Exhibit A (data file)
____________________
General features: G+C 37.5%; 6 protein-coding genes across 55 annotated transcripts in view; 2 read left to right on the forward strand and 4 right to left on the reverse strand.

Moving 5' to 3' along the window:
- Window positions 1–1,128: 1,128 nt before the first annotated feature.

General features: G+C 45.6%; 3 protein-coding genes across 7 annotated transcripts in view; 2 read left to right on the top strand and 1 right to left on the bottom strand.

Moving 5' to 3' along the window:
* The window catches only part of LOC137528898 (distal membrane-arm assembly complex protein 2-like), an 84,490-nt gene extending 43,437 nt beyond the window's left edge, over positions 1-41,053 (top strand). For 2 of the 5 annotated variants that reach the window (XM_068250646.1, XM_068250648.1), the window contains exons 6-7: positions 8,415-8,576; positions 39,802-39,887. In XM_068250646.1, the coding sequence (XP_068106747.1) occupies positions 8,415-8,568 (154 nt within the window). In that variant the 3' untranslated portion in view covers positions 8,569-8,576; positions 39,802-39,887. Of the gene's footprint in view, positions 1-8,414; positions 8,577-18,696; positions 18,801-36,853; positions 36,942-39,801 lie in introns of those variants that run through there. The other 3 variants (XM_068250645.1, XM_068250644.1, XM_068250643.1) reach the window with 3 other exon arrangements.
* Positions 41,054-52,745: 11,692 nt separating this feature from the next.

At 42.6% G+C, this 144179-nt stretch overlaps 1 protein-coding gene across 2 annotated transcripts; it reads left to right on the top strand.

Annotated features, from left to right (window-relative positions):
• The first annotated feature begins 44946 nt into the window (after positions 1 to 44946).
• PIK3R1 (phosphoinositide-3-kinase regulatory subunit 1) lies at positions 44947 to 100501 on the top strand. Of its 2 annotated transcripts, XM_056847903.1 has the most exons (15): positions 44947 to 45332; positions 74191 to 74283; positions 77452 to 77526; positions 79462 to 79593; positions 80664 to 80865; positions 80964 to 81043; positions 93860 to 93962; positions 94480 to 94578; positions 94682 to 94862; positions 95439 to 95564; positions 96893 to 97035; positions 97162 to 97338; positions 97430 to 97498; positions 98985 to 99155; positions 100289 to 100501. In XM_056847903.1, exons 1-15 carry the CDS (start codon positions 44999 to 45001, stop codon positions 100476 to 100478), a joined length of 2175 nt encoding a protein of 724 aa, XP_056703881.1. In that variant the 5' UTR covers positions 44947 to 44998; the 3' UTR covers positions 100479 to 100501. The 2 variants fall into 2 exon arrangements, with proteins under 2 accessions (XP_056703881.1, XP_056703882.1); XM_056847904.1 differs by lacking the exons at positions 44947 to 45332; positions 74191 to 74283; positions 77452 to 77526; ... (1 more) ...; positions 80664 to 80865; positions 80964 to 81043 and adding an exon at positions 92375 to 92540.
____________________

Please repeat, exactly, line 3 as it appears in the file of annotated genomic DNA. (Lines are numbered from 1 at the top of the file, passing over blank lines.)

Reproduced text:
- Window positions 1–1,128: 1,128 nt before the first annotated feature.